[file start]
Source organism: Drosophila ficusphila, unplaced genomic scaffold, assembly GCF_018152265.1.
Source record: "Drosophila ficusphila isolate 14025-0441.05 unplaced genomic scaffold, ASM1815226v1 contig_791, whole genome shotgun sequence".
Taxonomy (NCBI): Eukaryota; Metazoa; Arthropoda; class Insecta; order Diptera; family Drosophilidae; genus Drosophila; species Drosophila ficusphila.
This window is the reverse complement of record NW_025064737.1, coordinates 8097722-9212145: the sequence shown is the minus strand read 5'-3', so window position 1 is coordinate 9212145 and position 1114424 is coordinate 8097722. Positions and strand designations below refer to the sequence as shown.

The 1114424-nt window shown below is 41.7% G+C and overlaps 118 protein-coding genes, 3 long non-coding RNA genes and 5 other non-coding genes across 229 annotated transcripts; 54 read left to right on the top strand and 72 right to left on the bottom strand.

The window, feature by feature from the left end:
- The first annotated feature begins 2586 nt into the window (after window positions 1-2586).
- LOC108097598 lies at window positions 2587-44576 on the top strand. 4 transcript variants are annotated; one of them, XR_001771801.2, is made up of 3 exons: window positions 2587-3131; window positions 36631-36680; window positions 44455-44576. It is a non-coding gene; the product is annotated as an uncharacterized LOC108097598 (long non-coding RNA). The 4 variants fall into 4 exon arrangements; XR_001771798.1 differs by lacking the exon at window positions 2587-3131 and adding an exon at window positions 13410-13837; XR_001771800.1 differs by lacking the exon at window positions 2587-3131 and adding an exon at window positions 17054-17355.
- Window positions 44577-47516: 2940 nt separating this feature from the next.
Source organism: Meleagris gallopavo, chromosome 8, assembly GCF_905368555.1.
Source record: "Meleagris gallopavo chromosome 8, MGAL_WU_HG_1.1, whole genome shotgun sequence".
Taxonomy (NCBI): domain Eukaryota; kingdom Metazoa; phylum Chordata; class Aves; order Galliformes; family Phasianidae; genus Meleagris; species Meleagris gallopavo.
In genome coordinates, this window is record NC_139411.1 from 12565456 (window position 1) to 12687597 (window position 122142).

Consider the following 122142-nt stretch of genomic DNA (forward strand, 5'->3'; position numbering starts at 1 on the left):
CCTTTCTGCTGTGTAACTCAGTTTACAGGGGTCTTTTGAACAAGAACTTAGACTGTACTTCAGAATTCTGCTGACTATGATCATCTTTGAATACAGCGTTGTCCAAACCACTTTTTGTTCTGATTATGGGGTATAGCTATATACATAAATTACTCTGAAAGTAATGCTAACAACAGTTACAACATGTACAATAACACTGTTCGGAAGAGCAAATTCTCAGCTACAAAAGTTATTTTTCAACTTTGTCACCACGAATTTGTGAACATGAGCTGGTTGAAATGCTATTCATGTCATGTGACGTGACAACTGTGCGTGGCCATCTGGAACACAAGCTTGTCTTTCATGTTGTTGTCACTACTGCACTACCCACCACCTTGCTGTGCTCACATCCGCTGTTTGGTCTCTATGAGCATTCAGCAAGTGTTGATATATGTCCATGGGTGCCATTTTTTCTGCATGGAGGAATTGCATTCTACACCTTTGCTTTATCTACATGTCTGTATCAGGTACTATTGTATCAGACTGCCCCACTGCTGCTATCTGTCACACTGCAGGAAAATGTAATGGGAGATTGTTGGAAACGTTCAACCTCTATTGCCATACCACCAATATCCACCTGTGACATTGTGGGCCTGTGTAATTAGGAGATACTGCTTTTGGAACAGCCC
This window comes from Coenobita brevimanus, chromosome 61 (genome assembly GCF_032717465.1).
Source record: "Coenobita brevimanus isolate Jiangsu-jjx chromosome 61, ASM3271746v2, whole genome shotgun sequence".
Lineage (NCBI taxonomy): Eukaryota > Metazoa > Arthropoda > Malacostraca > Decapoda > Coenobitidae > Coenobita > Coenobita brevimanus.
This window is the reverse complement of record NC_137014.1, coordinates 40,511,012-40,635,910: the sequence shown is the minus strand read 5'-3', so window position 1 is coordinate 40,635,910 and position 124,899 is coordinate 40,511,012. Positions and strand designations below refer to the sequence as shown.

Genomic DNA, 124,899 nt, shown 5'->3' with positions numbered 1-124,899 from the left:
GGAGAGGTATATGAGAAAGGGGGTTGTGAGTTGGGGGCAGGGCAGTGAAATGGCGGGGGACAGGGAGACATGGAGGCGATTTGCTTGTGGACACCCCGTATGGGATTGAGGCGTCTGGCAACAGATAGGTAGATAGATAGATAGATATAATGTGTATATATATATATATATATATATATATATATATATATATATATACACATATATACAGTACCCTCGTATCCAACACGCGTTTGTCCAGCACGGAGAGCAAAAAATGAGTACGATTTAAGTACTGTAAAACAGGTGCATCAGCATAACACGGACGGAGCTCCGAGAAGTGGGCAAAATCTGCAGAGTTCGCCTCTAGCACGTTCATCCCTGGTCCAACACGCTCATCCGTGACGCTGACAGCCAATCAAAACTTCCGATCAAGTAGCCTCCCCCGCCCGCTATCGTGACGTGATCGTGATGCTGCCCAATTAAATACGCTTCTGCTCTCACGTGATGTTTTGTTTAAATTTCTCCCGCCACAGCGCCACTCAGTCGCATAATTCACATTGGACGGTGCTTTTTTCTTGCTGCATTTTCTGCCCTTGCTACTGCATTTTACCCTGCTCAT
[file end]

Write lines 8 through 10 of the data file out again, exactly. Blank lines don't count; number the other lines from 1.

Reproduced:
- LOC108097598 lies at window positions 2587-44576 on the top strand. 4 transcript variants are annotated; one of them, XR_001771801.2, is made up of 3 exons: window positions 2587-3131; window positions 36631-36680; window positions 44455-44576. It is a non-coding gene; the product is annotated as an uncharacterized LOC108097598 (long non-coding RNA). The 4 variants fall into 4 exon arrangements; XR_001771798.1 differs by lacking the exon at window positions 2587-3131 and adding an exon at window positions 13410-13837; XR_001771800.1 differs by lacking the exon at window positions 2587-3131 and adding an exon at window positions 17054-17355.
- Window positions 44577-47516: 2940 nt separating this feature from the next.
Source organism: Meleagris gallopavo, chromosome 8, assembly GCF_905368555.1.